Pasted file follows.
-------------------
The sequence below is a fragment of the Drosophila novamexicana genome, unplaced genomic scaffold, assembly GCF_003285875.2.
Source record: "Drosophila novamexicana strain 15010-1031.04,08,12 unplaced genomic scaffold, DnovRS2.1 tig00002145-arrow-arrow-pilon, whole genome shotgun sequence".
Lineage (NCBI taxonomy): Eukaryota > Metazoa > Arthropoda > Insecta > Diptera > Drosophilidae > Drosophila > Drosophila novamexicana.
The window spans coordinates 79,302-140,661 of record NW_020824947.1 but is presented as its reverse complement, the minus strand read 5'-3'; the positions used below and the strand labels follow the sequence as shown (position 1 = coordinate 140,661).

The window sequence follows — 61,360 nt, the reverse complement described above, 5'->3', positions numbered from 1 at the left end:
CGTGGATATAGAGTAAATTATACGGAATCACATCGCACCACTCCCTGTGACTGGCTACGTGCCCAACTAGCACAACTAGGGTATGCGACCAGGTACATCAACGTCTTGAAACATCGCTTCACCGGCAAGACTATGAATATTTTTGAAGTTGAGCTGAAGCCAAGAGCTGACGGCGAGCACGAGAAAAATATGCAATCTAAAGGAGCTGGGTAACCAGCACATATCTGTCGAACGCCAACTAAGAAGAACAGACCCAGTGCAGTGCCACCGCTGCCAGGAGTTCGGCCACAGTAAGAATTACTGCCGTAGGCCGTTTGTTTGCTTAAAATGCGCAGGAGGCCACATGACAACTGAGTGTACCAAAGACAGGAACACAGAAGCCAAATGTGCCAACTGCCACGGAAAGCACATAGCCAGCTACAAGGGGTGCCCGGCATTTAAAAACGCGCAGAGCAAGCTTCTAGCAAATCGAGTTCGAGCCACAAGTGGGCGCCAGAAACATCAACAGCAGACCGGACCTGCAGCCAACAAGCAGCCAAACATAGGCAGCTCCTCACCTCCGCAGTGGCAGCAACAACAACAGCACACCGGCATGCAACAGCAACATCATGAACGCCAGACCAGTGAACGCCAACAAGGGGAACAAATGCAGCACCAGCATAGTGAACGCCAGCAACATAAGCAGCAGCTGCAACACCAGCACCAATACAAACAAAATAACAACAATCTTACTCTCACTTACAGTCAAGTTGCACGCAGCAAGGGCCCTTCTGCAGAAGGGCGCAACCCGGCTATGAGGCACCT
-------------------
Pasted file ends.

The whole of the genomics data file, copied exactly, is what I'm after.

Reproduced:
The sequence below is a fragment of the Drosophila novamexicana genome, unplaced genomic scaffold, assembly GCF_003285875.2.
Source record: "Drosophila novamexicana strain 15010-1031.04,08,12 unplaced genomic scaffold, DnovRS2.1 tig00002145-arrow-arrow-pilon, whole genome shotgun sequence".
Lineage (NCBI taxonomy): Eukaryota > Metazoa > Arthropoda > Insecta > Diptera > Drosophilidae > Drosophila > Drosophila novamexicana.
The window spans coordinates 79,302-140,661 of record NW_020824947.1 but is presented as its reverse complement, the minus strand read 5'-3'; the positions used below and the strand labels follow the sequence as shown (position 1 = coordinate 140,661).

The window sequence follows — 61,360 nt, the reverse complement described above, 5'->3', positions numbered from 1 at the left end:
CGTGGATATAGAGTAAATTATACGGAATCACATCGCACCACTCCCTGTGACTGGCTACGTGCCCAACTAGCACAACTAGGGTATGCGACCAGGTACATCAACGTCTTGAAACATCGCTTCACCGGCAAGACTATGAATATTTTTGAAGTTGAGCTGAAGCCAAGAGCTGACGGCGAGCACGAGAAAAATATGCAATCTAAAGGAGCTGGGTAACCAGCACATATCTGTCGAACGCCAACTAAGAAGAACAGACCCAGTGCAGTGCCACCGCTGCCAGGAGTTCGGCCACAGTAAGAATTACTGCCGTAGGCCGTTTGTTTGCTTAAAATGCGCAGGAGGCCACATGACAACTGAGTGTACCAAAGACAGGAACACAGAAGCCAAATGTGCCAACTGCCACGGAAAGCACATAGCCAGCTACAAGGGGTGCCCGGCATTTAAAAACGCGCAGAGCAAGCTTCTAGCAAATCGAGTTCGAGCCACAAGTGGGCGCCAGAAACATCAACAGCAGACCGGACCTGCAGCCAACAAGCAGCCAAACATAGGCAGCTCCTCACCTCCGCAGTGGCAGCAACAACAACAGCACACCGGCATGCAACAGCAACATCATGAACGCCAGACCAGTGAACGCCAACAAGGGGAACAAATGCAGCACCAGCATAGTGAACGCCAGCAACATAAGCAGCAGCTGCAACACCAGCACCAATACAAACAAAATAACAACAATCTTACTCTCACTTACAGTCAAGTTGCACGCAGCAAGGGCCCTTCTGCAGAAGGGCGCAACCCGGCTATGAGGCACCT